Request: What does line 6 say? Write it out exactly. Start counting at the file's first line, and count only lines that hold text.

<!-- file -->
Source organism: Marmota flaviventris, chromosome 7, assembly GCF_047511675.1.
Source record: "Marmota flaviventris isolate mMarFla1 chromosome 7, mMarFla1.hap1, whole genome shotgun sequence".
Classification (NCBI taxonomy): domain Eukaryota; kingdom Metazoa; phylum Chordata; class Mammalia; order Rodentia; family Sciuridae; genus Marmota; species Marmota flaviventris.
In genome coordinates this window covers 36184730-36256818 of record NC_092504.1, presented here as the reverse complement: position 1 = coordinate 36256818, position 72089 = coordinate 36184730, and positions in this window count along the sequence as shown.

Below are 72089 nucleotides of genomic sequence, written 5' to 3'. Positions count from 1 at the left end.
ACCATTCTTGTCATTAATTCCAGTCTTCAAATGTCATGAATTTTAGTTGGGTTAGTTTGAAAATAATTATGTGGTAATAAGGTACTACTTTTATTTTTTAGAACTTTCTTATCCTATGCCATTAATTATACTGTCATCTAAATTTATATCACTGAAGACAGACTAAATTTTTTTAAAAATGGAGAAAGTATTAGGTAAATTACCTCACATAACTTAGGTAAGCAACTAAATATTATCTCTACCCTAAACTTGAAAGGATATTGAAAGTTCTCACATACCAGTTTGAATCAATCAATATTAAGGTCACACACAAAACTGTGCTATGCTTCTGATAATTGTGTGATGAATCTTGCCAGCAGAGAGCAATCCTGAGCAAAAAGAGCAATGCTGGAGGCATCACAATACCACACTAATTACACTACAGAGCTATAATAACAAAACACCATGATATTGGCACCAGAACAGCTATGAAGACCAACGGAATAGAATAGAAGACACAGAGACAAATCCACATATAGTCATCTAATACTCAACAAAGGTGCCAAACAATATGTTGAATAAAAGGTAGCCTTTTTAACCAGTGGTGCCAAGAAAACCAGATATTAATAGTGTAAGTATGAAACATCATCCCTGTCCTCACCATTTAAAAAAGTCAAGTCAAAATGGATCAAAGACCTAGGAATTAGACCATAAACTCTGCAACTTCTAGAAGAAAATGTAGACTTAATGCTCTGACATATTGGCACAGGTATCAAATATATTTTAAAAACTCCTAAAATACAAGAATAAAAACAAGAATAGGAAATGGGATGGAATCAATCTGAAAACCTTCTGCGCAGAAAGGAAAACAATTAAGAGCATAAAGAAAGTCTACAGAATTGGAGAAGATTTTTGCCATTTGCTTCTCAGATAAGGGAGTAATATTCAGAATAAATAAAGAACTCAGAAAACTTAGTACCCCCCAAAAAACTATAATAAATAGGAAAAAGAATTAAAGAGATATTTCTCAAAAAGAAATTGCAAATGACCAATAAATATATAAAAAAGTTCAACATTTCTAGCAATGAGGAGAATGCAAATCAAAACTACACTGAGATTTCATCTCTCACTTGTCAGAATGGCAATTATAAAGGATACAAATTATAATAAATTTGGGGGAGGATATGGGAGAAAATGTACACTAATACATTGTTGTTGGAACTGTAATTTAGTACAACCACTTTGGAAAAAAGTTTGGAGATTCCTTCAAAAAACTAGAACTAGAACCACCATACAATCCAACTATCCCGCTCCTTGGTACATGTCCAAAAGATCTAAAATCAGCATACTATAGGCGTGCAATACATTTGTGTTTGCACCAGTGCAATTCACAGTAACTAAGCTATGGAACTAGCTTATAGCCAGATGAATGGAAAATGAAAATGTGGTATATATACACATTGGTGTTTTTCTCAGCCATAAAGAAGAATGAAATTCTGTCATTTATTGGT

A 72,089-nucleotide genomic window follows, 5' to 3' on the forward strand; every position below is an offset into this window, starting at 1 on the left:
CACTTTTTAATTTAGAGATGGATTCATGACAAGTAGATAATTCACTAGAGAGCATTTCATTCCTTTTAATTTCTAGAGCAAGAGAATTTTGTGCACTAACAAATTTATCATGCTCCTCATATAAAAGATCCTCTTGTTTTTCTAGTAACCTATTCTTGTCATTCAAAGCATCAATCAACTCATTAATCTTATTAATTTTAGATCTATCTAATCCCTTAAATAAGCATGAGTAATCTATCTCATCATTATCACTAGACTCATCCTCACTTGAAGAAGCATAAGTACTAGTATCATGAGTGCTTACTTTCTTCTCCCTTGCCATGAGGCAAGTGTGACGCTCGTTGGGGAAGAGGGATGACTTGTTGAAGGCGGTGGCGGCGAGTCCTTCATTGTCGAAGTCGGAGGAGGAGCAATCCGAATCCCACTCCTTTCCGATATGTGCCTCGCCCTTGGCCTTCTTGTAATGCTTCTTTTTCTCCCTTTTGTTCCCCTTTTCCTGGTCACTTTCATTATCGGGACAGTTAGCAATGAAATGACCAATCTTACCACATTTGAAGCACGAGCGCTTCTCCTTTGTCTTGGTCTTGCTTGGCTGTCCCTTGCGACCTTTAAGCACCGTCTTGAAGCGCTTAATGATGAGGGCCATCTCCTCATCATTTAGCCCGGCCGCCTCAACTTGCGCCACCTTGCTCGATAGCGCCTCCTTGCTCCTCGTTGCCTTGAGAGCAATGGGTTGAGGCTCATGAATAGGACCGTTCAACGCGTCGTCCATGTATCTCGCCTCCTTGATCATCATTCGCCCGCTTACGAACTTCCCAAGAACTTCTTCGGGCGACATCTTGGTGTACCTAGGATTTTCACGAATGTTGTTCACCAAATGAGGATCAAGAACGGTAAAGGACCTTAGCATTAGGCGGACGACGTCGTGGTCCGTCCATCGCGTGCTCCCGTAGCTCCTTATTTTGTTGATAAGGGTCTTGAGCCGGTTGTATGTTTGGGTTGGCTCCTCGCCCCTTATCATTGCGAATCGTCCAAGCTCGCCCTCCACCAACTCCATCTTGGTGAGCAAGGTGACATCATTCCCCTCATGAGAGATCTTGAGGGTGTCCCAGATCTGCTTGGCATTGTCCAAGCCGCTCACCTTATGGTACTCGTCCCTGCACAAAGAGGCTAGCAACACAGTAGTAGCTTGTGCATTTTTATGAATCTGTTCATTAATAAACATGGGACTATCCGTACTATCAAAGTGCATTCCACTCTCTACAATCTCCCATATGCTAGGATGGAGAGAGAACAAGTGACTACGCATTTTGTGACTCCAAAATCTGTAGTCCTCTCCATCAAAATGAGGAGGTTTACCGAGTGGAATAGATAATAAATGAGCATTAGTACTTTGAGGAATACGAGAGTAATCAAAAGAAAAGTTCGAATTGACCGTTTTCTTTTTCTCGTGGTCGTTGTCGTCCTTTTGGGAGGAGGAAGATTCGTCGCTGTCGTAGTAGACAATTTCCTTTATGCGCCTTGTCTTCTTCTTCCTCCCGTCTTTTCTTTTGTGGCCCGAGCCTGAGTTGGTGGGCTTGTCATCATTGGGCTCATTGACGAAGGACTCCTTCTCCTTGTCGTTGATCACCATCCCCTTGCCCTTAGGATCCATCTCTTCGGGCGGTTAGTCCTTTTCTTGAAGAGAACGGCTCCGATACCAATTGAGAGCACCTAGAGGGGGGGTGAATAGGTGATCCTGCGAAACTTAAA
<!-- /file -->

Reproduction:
ACCATTCTTGTCATTAATTCCAGTCTTCAAATGTCATGAATTTTAGTTGGGTTAGTTTGAAAATAATTATGTGGTAATAAGGTACTACTTTTATTTTTTAGAACTTTCTTATCCTATGCCATTAATTATACTGTCATCTAAATTTATATCACTGAAGACAGACTAAATTTTTTTAAAAATGGAGAAAGTATTAGGTAAATTACCTCACATAACTTAGGTAAGCAACTAAATATTATCTCTACCCTAAACTTGAAAGGATATTGAAAGTTCTCACATACCAGTTTGAATCAATCAATATTAAGGTCACACACAAAACTGTGCTATGCTTCTGATAATTGTGTGATGAATCTTGCCAGCAGAGAGCAATCCTGAGCAAAAAGAGCAATGCTGGAGGCATCACAATACCACACTAATTACACTACAGAGCTATAATAACAAAACACCATGATATTGGCACCAGAACAGCTATGAAGACCAACGGAATAGAATAGAAGACACAGAGACAAATCCACATATAGTCATCTAATACTCAACAAAGGTGCCAAACAATATGTTGAATAAAAGGTAGCCTTTTTAACCAGTGGTGCCAAGAAAACCAGATATTAATAGTGTAAGTATGAAACATCATCCCTGTCCTCACCATTTAAAAAAGTCAAGTCAAAATGGATCAAAGACCTAGGAATTAGACCATAAACTCTGCAACTTCTAGAAGAAAATGTAGACTTAATGCTCTGACATATTGGCACAGGTATCAAATATATTTTAAAAACTCCTAAAATACAAGAATAAAAACAAGAATAGGAAATGGGATGGAATCAATCTGAAAACCTTCTGCGCAGAAAGGAAAACAATTAAGAGCATAAAGAAAGTCTACAGAATTGGAGAAGATTTTTGCCATTTGCTTCTCAGATAAGGGAGTAATATTCAGAATAAATAAAGAACTCAGAAAACTTAGTACCCCCCAAAAAACTATAATAAATAGGAAAAAGAATTAAAGAGATATTTCTCAAAAAGAAATTGCAAATGACCAATAAATATATAAAAAAGTTCAACATTTCTAGCAATGAGGAGAATGCAAATCAAAACTACACTGAGATTTCATCTCTCACTTGTCAGAATGGCAATTATAAAGGATACAAATTATAATAAATTTGGGGGAGGATATGGGAGAAAATGTACACTAATACATTGTTGTTGGAACTGTAATTTAGTACAACCACTTTGGAAAAAAGTTTGGAGATTCCTTCAAAAAACTAGAACTAGAACCACCATACAATCCAACTATCCCGCTCCTTGGTACATGTCCAAAAGATCTAAAATCAGCATACTATAGGCGTGCAATACATTTGTGTTTGCACCAGTGCAATTCACAGTAACTAAGCTATGGAACTAGCTTATAGCCAGATGAATGGAAAATGAAAATGTGGTATATATACACATTGGTGTTTTTCTCAGCCATAAAGAAGAATGAAATTCTGTCATTTATTGGT